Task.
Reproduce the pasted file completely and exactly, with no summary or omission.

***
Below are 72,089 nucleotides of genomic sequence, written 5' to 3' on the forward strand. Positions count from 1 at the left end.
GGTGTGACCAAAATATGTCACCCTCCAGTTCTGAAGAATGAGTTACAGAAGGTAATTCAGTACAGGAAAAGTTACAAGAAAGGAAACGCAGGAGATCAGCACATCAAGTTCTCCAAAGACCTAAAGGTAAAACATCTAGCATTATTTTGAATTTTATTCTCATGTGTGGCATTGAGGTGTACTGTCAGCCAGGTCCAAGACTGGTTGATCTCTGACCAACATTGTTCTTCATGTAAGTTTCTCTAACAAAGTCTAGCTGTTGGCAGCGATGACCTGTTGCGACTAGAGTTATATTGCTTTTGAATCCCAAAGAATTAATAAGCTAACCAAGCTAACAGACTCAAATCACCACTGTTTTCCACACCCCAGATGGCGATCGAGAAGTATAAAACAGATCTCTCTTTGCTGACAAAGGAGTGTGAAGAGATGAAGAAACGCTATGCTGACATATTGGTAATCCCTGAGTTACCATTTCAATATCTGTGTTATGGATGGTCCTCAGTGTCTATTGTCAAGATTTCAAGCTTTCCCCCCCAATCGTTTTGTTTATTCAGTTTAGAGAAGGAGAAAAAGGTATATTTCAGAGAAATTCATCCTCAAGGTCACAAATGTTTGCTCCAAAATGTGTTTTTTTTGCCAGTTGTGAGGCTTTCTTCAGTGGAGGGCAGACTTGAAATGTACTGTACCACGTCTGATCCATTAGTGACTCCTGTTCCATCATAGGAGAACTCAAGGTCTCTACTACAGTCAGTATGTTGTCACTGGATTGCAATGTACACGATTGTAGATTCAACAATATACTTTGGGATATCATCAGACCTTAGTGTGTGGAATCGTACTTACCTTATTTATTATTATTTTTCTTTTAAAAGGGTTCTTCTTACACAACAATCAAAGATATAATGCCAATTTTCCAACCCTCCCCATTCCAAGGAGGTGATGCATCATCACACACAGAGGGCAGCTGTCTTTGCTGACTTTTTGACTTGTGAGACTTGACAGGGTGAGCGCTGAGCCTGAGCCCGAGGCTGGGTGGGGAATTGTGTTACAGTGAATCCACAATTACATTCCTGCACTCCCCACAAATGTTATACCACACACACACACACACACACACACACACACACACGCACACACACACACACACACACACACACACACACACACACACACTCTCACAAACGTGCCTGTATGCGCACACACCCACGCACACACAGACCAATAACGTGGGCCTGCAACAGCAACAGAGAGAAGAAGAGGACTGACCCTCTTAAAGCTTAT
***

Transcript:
Below are 72,089 nucleotides of genomic sequence, written 5' to 3' on the forward strand. Positions count from 1 at the left end.
GGTGTGACCAAAATATGTCACCCTCCAGTTCTGAAGAATGAGTTACAGAAGGTAATTCAGTACAGGAAAAGTTACAAGAAAGGAAACGCAGGAGATCAGCACATCAAGTTCTCCAAAGACCTAAAGGTAAAACATCTAGCATTATTTTGAATTTTATTCTCATGTGTGGCATTGAGGTGTACTGTCAGCCAGGTCCAAGACTGGTTGATCTCTGACCAACATTGTTCTTCATGTAAGTTTCTCTAACAAAGTCTAGCTGTTGGCAGCGATGACCTGTTGCGACTAGAGTTATATTGCTTTTGAATCCCAAAGAATTAATAAGCTAACCAAGCTAACAGACTCAAATCACCACTGTTTTCCACACCCCAGATGGCGATCGAGAAGTATAAAACAGATCTCTCTTTGCTGACAAAGGAGTGTGAAGAGATGAAGAAACGCTATGCTGACATATTGGTAATCCCTGAGTTACCATTTCAATATCTGTGTTATGGATGGTCCTCAGTGTCTATTGTCAAGATTTCAAGCTTTCCCCCCCAATCGTTTTGTTTATTCAGTTTAGAGAAGGAGAAAAAGGTATATTTCAGAGAAATTCATCCTCAAGGTCACAAATGTTTGCTCCAAAATGTGTTTTTTTTGCCAGTTGTGAGGCTTTCTTCAGTGGAGGGCAGACTTGAAATGTACTGTACCACGTCTGATCCATTAGTGACTCCTGTTCCATCATAGGAGAACTCAAGGTCTCTACTACAGTCAGTATGTTGTCACTGGATTGCAATGTACACGATTGTAGATTCAACAATATACTTTGGGATATCATCAGACCTTAGTGTGTGGAATCGTACTTACCTTATTTATTATTATTTTTCTTTTAAAAGGGTTCTTCTTACACAACAATCAAAGATATAATGCCAATTTTCCAACCCTCCCCATTCCAAGGAGGTGATGCATCATCACACACAGAGGGCAGCTGTCTTTGCTGACTTTTTGACTTGTGAGACTTGACAGGGTGAGCGCTGAGCCTGAGCCCGAGGCTGGGTGGGGAATTGTGTTACAGTGAATCCACAATTACATTCCTGCACTCCCCACAAATGTTATACCACACACACACACACACACACACACACACACACACGCACACACACACACACACACACACACACACACACACACACACACTCTCACAAACGTGCCTGTATGCGCACACACCCACGCACACACAGACCAATAACGTGGGCCTGCAACAGCAACAGAGAGAAGAAGAGGACTGACCCTCTTAAAGCTTAT